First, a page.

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Via Mark Goodacre’s NT Blog
I was underwhelmed by Wright’s cherry-picking to push for a “Yahweh himself returning to His temple” as Jesus. Wright is going overboard and his pushing for yet another alternative way to affirm outdated Nicean/Chalcedonian Christology is starting to paint a picture, namely wish-driven theology and scholarship.
Campbell’s casual assumption of Trinitarianism “right there” in Paul is shocking. A stunning display of theological permafrost taking place.
James, I am curious to know what you think of Wright’s narrative-approach to Paul.
I know this was addressed to James but please forgive me if I put in my two cents. I experience ambiguities on this, going back to the articulation of his narrative-approach in the first volume of “Christian Origins and the Question of God.” He seems to want to ground this approach in the critical realism of Ben F. Meyer, who in turn is building upon the work of the philosopher-theologian Bernard Lonergan. Yet despite multiple readings of the relevant material in Meyer and Lonergan I really have no idea where he’s getting this narrative approach from in their work. That isn’t to say that it the approach is wrong-headed but that it bears only a passing resemblance to the work of Ben Meyer. As someone who works with the thought of Meyer and Lonergan I would sort of prefer that he not really turn to them as authorities, as I think it can give the wrong impression of what they are all about (actually I can’t remember if he cites Lonergan explicitly, but given that Meyer himself was quite clear that his project was to bring Lonerganian thought into NT studies any invocation of Meyer is an indirect invocation of Lonergan. Not surprising, as he studied under Lonergan at the Gregorian).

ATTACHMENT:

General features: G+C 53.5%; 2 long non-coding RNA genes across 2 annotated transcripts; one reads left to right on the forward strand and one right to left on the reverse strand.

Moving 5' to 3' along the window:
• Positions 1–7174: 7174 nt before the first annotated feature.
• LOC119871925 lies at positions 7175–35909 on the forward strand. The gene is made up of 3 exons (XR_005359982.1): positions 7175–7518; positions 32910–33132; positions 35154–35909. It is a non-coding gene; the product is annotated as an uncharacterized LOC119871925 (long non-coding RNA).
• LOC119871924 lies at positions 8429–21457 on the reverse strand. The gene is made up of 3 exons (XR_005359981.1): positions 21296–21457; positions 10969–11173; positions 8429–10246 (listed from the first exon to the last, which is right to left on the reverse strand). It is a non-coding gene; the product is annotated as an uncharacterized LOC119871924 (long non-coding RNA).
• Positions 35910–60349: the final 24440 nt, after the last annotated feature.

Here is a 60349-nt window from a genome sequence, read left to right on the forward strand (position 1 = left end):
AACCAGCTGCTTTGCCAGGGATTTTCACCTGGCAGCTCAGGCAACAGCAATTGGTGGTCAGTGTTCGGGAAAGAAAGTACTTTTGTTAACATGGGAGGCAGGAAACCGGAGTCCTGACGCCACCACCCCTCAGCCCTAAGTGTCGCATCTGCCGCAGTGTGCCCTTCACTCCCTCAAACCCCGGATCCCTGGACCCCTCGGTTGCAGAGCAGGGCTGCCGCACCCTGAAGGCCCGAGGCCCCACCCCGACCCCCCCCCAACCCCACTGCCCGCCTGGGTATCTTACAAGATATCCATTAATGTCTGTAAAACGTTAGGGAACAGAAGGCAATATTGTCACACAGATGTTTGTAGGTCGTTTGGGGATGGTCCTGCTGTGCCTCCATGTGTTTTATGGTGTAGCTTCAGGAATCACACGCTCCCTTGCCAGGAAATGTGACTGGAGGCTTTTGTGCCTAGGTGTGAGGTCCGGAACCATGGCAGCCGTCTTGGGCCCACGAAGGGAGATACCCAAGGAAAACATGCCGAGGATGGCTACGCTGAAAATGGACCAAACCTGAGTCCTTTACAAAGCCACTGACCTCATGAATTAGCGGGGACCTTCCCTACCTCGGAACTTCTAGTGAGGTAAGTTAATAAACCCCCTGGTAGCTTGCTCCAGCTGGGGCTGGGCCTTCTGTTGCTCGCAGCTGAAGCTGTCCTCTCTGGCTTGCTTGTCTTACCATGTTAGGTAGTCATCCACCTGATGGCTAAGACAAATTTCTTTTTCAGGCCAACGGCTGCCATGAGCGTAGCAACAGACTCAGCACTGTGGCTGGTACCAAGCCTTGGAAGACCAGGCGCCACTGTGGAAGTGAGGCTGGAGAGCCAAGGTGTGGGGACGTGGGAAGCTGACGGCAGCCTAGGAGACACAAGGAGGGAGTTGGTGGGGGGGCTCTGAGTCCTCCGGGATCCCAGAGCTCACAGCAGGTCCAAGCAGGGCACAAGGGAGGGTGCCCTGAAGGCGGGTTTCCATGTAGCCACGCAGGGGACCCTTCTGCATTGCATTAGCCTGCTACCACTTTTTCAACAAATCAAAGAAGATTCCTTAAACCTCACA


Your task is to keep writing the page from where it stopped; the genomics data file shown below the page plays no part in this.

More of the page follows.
I have found Wright’s earlier studies related to the new perspective more helpful, personally. But I have yet to make it through the entirety of his lengthy Paul and the Faithfulness of God and so it is possible that the sheer number of pages will have an impact on me, if I ever manage to get through them.